How we read may have changed over the years, yet it remains an integral part of our everyday lives. Many people do it for fun, and others may do it for a living, but did you know that reading can actually help improve your memory?
It isn’t a magic bullet to better memory. But by strengthening brain connections, exercising the brain, and reducing stress, you’re giving your brain its best chance at retaining and improving memory and recall.
Eating well and staying active are certainly healthy habits for seniors to develop. But the benefits of reading suggest that it could be a great habit for many people. Many senior communities offer opportunities for socialization through book clubs for added benefits.
How Reading Helps Memory
Neuroplasticity is the brain’s incredible ability to rebuild itself and create new pathways. This allows the brain to compensate for damage from things like injury or disease. For example, if one area of the brain is damaged, another hemisphere may be able to do its job.
Researchers have taken our knowledge of this ability and learned that we don’t need to wait for damage to rewire our brain. Instead, we can use a process you could call self-directed neuroplasticity. The idea behind this is that you can kickstart the process of creating new pathways through focus and effort.
Reading by itself doesn’t necessarily engage the neuroplasticity of the brain. But it helps contribute to brain health and memory improvement in the following ways.
The mental stimulation from new neurons forming is good for improving recall. In addition to the stimulation that reading provides, it can also help with concentration and focus. Both of these can also be beneficial in memory.
Slows Cognitive Decline
A major symptom of cognitive decline is memory loss. Cognitive decline happens on a spectrum, so memory loss may be minor for some, yet others may need assistance in their daily lives. Fortunately, reading offers benefits in this area.
Researchers discovered that reading protected long-term cognitive function during a 14-year study. By protecting you from cognitive decline, reading helps protect you from memory loss and keeps your mind sharp.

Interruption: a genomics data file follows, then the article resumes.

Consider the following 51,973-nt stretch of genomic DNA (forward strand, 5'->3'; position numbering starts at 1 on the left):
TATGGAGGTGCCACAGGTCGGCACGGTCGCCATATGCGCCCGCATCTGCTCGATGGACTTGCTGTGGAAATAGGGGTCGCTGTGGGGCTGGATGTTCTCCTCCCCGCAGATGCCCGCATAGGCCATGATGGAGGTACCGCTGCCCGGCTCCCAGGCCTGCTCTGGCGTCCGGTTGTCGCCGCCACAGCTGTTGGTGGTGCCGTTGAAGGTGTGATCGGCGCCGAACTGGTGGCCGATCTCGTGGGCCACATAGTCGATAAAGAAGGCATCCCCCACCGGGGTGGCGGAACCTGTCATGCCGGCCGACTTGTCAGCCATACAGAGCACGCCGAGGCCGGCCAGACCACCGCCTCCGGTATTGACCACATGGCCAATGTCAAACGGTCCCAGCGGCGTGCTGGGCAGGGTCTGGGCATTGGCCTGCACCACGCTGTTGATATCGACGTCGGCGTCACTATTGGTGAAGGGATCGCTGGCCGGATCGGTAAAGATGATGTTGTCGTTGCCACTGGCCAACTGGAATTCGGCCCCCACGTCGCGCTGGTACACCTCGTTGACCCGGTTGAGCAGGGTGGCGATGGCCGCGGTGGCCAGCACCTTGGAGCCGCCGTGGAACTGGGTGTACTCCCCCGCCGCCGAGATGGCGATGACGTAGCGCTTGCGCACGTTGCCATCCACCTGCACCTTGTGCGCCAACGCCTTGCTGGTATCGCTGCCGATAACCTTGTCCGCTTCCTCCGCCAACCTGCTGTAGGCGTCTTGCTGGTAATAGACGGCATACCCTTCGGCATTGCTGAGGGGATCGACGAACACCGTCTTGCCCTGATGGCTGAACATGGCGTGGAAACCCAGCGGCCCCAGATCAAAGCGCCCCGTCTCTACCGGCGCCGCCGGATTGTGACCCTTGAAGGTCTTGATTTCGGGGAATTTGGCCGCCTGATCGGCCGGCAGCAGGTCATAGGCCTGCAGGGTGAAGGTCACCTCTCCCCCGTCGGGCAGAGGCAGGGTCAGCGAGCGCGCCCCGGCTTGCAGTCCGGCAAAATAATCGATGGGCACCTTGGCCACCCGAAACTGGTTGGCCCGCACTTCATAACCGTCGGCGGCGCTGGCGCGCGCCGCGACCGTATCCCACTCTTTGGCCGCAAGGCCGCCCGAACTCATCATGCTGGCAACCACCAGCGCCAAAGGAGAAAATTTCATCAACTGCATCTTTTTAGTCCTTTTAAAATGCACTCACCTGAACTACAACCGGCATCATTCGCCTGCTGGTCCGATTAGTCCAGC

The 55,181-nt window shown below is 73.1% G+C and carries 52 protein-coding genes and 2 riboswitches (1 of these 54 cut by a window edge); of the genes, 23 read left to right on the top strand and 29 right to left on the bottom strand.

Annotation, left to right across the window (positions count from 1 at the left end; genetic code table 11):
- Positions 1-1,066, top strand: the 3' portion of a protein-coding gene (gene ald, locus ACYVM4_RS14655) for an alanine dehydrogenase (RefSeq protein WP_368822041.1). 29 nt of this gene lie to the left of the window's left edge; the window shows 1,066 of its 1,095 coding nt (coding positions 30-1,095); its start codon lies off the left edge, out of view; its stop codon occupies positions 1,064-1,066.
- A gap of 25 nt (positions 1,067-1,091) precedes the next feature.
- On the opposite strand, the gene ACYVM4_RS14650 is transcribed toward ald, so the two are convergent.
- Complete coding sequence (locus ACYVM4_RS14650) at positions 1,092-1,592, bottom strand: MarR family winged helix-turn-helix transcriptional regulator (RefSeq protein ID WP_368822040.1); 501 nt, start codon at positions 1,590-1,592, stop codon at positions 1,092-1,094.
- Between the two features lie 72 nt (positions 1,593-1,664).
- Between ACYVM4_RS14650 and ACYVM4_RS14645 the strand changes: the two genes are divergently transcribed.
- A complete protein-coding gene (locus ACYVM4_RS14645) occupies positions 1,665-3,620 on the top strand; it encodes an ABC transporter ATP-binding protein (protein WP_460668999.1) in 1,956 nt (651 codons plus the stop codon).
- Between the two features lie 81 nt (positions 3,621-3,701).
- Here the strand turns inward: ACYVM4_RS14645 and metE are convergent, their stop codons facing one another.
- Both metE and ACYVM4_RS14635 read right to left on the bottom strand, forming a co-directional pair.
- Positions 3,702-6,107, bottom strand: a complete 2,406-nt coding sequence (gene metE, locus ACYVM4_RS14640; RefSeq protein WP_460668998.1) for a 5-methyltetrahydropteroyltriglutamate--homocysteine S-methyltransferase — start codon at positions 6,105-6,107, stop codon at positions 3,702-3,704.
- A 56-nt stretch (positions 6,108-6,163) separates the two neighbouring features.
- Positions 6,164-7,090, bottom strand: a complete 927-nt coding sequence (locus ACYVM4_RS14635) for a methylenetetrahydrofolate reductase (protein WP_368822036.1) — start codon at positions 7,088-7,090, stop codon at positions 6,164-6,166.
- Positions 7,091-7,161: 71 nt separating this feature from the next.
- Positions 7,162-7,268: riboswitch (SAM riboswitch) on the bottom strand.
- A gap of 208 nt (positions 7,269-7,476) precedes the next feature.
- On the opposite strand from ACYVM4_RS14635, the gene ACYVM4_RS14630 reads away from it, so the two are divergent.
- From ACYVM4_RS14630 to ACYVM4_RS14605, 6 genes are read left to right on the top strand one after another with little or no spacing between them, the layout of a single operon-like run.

As we live our lives, our brains turn experiences into short and long-term memories. Unfortunately, we know that stress can greatly affect our mind’s ability to do this. There are many ways that a senior can take advantage of stress reduction techniques. For example, many communities include things such as opportunities for nature walks, fitness rooms, or spa services.
Even if a person doesn’t have access to these things, most people have access to some form of reading. And reading is a great form of stress reduction.
Strengthens Brain Connections
We know from neuroplasticity that the brain can form new connections. And there was a study several years ago that discovered a link between reading a novel and improved communication between the language-processing parts of the brain.
Additionally, there is some debate in the scientific community about whether adult neurogenesis is possible. But reading is thought to help start this process by some researchers.
Other Benefits of Reading
Our mind and memory aren’t the only things that benefit from reading; boosts to your overall mood and mental health improvements are a couple of other benefits.
A great perk of living in an assisted living community or staying in one during respite care is the close proximity with other people. Sometimes there are opportunities to join things like a book club. This allows older adults to reap the benefits of reading together.
Plus, book clubs aren’t unique to retirement communities. Even if a person still lives in their family home, there are often local opportunities for similar clubs.
Whether a person reads fiction or nonfiction and no matter what genre they read, each page is a chance to be transported to a different time and place. Everyone engages with reading differently, but the chance at adventures limited only by one’s imagination is always available.
Benefiting From Reading
Reading is an enjoyable activity that comes naturally for many people. Whereas it could be more of a chore for others. The benefits of reading aren’t so great that it’s worth being miserable if someone hates reading.However, it’s worth exploring the hobby further if you’re on the fence. And surrounding yourself with caring people is important if it’s a matter of not seeing well anymore or not being able to read well. If you’re considering retirement communities in Bedford, give us a call. Our staff can answer your questions and book you a community tour.